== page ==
AE source in the Cartesian coordinates are denoted. Following normalized eigenvalues,
three eigenvectors and X (Shear), Y(CLVD) and Z(Mean) ratios are given. Here, deviatoric
component Y is referred to as a compensated linear-vector dipole (CLVD) after Knopoff and
Randall (1970). At the bottom line, crack motion vector **l** and crack normal vector **n** are shown, which are interchangeable.

Fig 7: Experimental set-up. |

Tensile cracks are generated first at the bottom region as bending cracks. Then, delamination between concrete and reinforcement occurs. Along with this failure, bending cracks grow further. The tips of cracks extend upward, penetrating into the compressive zone of the upper half. The cracks may stop at this stage due to compression, and the beam reaches final failure of diagonal-shear failure or concrete crashing at the upper half.

(a) First stage |

(b) Second stage |

(c) Third stage |

Fig 8: Results of SiGMA analysis on the beginning three stages. |

3-D visualization of SiGMA analysis on the beginning three stages is given in Fig. 8. At the first stage, a few tensile cracks (green) and mixed-mode cracks (red) are mostly observed near reinforcement at the central region. Activity of cracking increases at the second stage as the increase of mixed-mode cracks. At this stage, bending cracks are visually observed. At the third stage, AE cluster expands upward, increasing the number of shear cracks (blue).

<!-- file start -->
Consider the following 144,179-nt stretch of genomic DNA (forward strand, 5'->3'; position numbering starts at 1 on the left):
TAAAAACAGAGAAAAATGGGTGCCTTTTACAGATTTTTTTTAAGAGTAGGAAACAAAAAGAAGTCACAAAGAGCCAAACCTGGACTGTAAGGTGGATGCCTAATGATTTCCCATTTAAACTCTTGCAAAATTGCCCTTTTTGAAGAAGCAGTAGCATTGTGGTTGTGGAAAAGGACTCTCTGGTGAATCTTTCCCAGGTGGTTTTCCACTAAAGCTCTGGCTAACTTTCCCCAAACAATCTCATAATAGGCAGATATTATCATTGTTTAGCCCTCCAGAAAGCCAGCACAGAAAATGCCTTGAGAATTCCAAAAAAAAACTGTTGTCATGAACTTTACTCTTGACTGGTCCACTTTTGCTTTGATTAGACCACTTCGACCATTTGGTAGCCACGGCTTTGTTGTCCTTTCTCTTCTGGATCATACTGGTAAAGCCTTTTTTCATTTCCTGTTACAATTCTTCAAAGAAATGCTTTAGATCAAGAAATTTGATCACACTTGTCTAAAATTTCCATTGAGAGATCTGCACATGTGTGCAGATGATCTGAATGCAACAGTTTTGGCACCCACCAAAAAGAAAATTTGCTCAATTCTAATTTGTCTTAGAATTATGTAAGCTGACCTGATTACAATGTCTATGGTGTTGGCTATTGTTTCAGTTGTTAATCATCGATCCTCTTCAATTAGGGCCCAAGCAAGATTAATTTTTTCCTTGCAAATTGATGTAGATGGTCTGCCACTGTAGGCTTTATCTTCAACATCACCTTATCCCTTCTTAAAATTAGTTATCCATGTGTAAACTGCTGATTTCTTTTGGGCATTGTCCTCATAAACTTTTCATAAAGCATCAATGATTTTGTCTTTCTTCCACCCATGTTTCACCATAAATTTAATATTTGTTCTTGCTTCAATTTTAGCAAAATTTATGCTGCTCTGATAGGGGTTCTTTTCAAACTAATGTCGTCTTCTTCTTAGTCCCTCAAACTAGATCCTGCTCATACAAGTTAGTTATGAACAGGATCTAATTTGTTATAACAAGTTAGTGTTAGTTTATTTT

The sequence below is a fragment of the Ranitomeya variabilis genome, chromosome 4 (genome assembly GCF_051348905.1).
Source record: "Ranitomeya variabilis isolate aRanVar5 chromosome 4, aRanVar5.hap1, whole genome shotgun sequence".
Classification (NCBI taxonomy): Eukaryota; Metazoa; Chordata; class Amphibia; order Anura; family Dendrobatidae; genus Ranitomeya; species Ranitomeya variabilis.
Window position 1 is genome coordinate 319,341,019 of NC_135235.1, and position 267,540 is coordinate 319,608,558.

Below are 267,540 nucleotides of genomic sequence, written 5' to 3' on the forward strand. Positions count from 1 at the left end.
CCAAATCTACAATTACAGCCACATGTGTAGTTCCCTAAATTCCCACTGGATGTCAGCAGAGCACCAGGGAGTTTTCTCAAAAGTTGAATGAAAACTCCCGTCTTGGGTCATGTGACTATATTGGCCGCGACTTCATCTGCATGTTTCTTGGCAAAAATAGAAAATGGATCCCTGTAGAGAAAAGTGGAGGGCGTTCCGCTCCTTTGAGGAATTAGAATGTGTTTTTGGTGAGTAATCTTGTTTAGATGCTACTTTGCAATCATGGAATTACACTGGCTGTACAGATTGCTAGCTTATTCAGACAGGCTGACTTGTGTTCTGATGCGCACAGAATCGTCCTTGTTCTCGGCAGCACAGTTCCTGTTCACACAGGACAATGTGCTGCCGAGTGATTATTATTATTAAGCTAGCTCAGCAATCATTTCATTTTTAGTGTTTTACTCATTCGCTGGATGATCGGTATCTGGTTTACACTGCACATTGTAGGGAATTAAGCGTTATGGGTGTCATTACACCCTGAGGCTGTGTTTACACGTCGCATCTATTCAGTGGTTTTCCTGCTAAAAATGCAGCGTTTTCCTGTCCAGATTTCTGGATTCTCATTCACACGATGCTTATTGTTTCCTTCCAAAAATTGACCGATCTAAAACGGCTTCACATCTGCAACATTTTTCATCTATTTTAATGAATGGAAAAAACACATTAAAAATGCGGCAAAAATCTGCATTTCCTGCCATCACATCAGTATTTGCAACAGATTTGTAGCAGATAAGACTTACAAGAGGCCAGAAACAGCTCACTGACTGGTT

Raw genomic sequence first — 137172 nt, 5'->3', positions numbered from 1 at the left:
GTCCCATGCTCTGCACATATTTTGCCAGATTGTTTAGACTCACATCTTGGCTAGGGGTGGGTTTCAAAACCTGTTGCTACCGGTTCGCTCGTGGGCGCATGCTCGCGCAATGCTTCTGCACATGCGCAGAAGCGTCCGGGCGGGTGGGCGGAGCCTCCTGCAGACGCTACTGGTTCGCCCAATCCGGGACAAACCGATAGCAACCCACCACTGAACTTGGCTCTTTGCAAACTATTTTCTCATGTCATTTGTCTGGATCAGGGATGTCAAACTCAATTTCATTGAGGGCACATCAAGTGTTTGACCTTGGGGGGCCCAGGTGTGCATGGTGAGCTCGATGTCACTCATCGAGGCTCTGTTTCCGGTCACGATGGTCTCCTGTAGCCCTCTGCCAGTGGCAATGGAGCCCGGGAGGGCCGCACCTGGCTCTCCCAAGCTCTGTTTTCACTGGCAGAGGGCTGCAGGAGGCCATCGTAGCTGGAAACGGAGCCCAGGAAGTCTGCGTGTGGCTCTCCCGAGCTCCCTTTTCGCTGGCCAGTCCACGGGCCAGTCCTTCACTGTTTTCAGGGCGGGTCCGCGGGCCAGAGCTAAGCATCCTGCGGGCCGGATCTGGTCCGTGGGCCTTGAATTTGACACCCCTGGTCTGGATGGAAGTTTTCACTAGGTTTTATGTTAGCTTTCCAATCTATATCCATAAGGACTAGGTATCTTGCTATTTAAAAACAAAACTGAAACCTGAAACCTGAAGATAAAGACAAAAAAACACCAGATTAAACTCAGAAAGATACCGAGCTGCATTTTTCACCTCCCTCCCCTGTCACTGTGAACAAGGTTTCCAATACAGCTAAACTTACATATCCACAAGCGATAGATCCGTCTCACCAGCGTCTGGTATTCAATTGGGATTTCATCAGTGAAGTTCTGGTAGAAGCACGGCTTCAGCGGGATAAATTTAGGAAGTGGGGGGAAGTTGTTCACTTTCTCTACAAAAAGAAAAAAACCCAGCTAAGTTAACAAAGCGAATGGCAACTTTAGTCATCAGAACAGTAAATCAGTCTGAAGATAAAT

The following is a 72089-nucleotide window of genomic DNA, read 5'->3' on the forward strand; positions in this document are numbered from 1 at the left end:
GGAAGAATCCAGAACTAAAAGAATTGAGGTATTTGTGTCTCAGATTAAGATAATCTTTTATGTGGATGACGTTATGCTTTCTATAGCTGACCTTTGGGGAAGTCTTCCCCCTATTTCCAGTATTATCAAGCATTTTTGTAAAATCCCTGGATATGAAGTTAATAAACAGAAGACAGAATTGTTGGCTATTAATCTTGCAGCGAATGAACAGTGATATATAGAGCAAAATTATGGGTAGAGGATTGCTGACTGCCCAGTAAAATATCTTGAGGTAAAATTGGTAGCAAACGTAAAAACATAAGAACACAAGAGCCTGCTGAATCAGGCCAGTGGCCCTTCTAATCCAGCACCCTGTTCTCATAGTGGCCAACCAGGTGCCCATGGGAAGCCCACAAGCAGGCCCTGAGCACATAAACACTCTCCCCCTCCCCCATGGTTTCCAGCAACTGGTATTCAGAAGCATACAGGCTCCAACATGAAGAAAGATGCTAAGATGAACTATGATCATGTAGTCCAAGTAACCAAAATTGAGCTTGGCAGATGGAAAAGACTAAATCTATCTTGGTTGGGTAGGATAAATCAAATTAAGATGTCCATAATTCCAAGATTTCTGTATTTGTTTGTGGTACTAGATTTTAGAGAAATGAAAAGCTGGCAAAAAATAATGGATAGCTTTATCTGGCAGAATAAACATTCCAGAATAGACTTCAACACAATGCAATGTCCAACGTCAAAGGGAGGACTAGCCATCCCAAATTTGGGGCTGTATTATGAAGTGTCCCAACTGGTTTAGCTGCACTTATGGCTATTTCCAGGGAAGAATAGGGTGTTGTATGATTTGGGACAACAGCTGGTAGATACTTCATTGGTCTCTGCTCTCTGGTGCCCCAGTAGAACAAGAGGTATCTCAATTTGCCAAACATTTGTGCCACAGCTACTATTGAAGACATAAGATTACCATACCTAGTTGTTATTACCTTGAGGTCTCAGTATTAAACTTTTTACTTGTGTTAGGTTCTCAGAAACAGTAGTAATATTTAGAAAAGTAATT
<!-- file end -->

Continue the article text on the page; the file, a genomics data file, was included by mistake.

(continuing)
The latter two stages are shown in Fig. 9. Cluster of AE sources further expands and nucleation of cracks is really mixed up of tensile, mixed-mode, and shear cracks. It is noted that tensile and mixed-mode cracks are intensely observed around reinforcement, while shear cracks are particularly observed at the compressive zone. At the fifth stage, cracks distribute widely, probably corresponding to nucleation of diagonal shear cracks between the loading point and the support.

(a) Fourth stage |

(b) Fifth stage |

Fig 9: Results of SiGMA analysis on the last two stages |

Combining all results analyzed, Fig. 10 is obtained. As shown, actually all figures are movable and rotatable. So, locations and orientations of the source can be visually identified. This is a good point by means of VRML.

(a) All the data plotted. |

(b) Visualization from an inclined angle. |

Fig 10: Results of all the data analyzed |

Nucleation of cracks can be quantitatively analyzed from AE waveforms, applying SiGMA (Simplified Green’s functions for Moment tensor Analysis) code. Crack kinematics on locations, types and orientations are determined three-dimensionally. Because visualization of results is desirable, three-dimensional visualization procedure for SiGMA analysis is developed by using VRML (Virtual Reality Modeling Language). As discussed, failure process of a reinforced concrete beam is successfully visualized and studied